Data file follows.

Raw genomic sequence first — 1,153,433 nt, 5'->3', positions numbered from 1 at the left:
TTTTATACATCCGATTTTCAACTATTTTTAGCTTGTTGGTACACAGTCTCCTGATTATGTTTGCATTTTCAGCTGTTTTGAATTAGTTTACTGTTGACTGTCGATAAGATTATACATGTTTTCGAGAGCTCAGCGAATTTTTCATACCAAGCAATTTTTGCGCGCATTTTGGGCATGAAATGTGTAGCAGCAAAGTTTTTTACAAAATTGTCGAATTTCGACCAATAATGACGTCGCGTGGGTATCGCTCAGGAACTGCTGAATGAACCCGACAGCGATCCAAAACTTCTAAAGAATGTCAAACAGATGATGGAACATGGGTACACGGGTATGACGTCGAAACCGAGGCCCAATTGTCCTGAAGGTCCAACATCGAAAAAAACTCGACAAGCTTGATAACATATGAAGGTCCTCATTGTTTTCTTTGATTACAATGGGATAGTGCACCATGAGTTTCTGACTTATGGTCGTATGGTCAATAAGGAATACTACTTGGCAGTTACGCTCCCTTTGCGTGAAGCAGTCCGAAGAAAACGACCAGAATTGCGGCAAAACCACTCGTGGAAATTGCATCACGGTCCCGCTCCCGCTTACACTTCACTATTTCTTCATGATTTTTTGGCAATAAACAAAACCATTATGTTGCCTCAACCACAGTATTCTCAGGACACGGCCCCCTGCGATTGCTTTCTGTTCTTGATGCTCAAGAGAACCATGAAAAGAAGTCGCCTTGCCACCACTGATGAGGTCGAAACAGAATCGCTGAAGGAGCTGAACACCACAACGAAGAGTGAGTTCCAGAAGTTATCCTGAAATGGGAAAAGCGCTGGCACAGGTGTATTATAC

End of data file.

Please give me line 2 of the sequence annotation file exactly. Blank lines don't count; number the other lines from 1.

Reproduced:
TTTTATACATCCGATTTTCAACTATTTTTAGCTTGTTGGTACACAGTCTCCTGATTATGTTTGCATTTTCAGCTGTTTTGAATTAGTTTACTGTTGACTGTCGATAAGATTATACATGTTTTCGAGAGCTCAGCGAATTTTTCATACCAAGCAATTTTTGCGCGCATTTTGGGCATGAAATGTGTAGCAGCAAAGTTTTTTACAAAATTGTCGAATTTCGACCAATAATGACGTCGCGTGGGTATCGCTCAGGAACTGCTGAATGAACCCGACAGCGATCCAAAACTTCTAAAGAATGTCAAACAGATGATGGAACATGGGTACACGGGTATGACGTCGAAACCGAGGCCCAATTGTCCTGAAGGTCCAACATCGAAAAAAACTCGACAAGCTTGATAACATATGAAGGTCCTCATTGTTTTCTTTGATTACAATGGGATAGTGCACCATGAGTTTCTGACTTATGGTCGTATGGTCAATAAGGAATACTACTTGGCAGTTACGCTCCCTTTGCGTGAAGCAGTCCGAAGAAAACGACCAGAATTGCGGCAAAACCACTCGTGGAAATTGCATCACGGTCCCGCTCCCGCTTACACTTCACTATTTCTTCATGATTTTTTGGCAATAAACAAAACCATTATGTTGCCTCAACCACAGTATTCTCAGGACACGGCCCCCTGCGATTGCTTTCTGTTCTTGATGCTCAAGAGAACCATGAAAAGAAGTCGCCTTGCCACCACTGATGAGGTCGAAACAGAATCGCTGAAGGAGCTGAACACCACAACGAAGAGTGAGTTCCAGAAGTTATCCTGAAATGGGAAAAGCGCTGGCACAGGTGTATTATAC